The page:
Sometimes it feels like the publishing industry is besieged with scam artists and con merchants, eager to part the unwary storyteller from their cash with promises of quality and exposure. Crafted with not an once of substance, these promises seduce the writer into believing that their novel is special, and that against all evidence to the contrary, their novel will sell by the bucket-load. Once an Indie Author has been around the block, however, it becomes easy to go too far down the road of cynicism, and respond to every new opportunity with the worn refrain: “What’s the catch?”
Thus, our first stop in this edition of Indie News Beat is this story on The Bookseller, which reports that unpublished authors will be given a shot at pitching their work to agents at next month’s London Book Fair. On offer is a 15-minute spot, predictably called “The LitFactor Pitch”, to talk directly to one of several London literary agents and “receive advice on style, content and presentation.”
The article claims that the 15-minute slots are offered free of charge, on a first-come, first-served basis, but I think it’s worth noting that this “AuthorLounge” agent meet-up will be curated by a marketing outfit called Authoright, whose website shows that it’s the marketing arm of Authonomy. You can see a pattern in their word formation there, can’t you? So, if you’re in AuthoLondon next Authomonth, from 15th to 17th, and you feel like putting your best authowork in front of some experienced agents, it could be the thing for you, even if the agents end up telling you that your authobook is a steaming pile of authomanure, because you didn’t publish with Authonomy.
Elsewhere in the news, Amazon has upset even more people by making a “land-grab” for new domain names. As part of the long-awaited expansion of the web’s addressing scheme, new, top-level domains (TLDs) will shortly become available. This story on eWeek explains that Amazon is leading the pack to take control of addresses ending in “.book”, “.read” and “.author”.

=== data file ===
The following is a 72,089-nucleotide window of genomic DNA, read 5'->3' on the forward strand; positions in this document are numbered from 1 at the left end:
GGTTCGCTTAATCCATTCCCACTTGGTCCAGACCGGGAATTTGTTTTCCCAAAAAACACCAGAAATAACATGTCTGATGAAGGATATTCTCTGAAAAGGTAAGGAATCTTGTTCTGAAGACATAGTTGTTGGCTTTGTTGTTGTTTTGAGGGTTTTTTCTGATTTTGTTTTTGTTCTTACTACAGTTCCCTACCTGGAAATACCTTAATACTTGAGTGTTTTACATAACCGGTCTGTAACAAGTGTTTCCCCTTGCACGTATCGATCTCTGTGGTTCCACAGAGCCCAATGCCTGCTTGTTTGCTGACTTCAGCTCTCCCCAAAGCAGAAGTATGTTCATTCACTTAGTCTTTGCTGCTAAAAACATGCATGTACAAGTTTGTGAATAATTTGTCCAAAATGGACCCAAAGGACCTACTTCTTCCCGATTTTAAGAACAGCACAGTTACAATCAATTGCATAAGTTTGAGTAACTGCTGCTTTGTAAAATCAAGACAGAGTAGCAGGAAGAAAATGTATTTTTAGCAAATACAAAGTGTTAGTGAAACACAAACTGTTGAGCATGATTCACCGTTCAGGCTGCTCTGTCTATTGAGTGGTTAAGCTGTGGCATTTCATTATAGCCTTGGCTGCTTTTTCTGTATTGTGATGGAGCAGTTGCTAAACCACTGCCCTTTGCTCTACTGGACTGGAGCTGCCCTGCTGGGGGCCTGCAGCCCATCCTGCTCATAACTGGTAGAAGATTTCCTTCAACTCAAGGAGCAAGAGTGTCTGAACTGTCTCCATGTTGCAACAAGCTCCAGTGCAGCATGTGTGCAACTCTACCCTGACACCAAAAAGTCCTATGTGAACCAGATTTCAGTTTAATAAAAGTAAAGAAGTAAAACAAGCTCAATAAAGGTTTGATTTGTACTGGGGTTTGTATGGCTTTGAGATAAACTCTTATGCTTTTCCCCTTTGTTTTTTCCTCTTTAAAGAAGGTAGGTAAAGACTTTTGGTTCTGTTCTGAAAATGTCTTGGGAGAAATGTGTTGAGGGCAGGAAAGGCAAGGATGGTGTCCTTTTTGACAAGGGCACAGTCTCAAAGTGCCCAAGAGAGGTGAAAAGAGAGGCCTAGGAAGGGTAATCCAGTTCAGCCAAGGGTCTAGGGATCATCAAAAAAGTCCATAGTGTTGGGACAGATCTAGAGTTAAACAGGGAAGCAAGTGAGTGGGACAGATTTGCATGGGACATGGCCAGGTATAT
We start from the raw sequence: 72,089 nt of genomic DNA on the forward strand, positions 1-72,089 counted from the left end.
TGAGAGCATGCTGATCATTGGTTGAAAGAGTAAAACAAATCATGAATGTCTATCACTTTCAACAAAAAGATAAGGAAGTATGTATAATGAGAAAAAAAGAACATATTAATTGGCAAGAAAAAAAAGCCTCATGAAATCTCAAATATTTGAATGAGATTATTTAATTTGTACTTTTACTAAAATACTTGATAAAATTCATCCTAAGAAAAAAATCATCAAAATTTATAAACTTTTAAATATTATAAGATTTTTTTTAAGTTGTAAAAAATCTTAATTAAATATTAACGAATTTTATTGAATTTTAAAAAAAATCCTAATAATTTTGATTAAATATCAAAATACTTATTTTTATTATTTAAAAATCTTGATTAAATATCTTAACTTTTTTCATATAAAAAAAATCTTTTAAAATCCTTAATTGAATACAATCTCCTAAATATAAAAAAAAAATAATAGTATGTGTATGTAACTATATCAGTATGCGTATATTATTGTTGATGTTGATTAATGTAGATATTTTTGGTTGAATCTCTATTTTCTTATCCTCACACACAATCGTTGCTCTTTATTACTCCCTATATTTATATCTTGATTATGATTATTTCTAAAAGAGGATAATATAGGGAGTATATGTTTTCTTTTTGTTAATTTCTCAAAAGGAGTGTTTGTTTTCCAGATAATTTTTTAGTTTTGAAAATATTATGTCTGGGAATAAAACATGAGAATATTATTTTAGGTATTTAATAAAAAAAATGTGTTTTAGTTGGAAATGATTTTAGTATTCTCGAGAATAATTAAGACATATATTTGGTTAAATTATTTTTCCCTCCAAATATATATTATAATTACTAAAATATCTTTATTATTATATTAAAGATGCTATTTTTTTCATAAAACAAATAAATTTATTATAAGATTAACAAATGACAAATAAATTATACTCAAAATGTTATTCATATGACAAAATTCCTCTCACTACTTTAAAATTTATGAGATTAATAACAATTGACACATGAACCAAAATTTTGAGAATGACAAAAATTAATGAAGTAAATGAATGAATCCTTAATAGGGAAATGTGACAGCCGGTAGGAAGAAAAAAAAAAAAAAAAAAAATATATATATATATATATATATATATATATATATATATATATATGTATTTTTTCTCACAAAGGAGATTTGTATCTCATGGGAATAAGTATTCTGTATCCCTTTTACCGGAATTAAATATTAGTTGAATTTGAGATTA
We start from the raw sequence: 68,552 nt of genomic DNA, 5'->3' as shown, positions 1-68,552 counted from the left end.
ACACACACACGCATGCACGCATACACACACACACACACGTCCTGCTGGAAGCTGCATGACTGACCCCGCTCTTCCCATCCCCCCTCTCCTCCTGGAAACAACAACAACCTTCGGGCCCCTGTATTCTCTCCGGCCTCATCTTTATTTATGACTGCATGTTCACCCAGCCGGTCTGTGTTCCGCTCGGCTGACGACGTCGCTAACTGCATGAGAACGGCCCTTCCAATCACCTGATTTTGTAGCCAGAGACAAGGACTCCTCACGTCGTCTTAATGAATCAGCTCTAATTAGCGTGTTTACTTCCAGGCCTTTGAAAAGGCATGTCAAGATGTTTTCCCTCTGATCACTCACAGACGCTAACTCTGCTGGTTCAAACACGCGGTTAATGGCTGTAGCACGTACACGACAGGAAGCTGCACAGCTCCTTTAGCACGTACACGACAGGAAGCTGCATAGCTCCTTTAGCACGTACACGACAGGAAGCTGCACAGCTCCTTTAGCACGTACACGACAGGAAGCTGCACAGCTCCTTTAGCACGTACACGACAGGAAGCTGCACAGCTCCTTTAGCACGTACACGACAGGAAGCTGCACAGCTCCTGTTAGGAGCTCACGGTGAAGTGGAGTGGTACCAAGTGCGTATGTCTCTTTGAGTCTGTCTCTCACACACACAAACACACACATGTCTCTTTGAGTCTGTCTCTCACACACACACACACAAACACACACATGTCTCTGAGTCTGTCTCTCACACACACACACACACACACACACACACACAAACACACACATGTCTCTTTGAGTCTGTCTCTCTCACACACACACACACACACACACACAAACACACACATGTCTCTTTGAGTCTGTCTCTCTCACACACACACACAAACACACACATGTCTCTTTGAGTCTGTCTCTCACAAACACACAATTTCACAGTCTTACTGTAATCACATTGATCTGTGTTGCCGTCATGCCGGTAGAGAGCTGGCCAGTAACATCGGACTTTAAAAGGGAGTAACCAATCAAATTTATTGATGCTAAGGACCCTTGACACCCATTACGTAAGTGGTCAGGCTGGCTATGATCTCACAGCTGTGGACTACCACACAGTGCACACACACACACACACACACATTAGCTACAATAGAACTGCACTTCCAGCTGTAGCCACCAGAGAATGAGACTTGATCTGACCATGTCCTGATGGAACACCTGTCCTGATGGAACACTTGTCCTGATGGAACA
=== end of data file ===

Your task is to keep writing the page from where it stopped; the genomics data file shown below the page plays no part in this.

As the story points out, this is not how TLDs are supposed to be used, and the Internet Corporation for Assigned Names and Numbers (ICANN) has been besieged by other market players with demands to prevent Amazon gaining control of these TLDs. Barnes and Noble wrote a letter to ICANN claiming that the result would be “disastrous”, and that “placing such generic domains in private hands is plainly anti-competitive, allowing already dominant, well-capitalized companies to expand and entrench their market power. The potential for abuse seems limitless.”
They do make a strong case: ICANN itself describes one of its key responsibilities as “introducing and promoting competition in the registration of domain names.” The point here is that TLDs fall into two groups: closed brand names (e.g. “.amazon”, “.gap”), and generic names. As the Barnes and Noble letter points out, Amazon disregarded ICANN’s guidelines to make a grab for generic TLDs which, if granted, will mean that no one will be able to register a second-level domain without Amazon’s permission.
Amazon isn’t the only giant swishing its gnarled hands to snatch at bright and pretty things, as Google has applied for ownership of 101 TLDs, including “.dog”, “.baby” and “.kid” Now that the period for lodging objections with ICANN has closed, we have to wait and see on whose side ICANN comes down. Watch this space.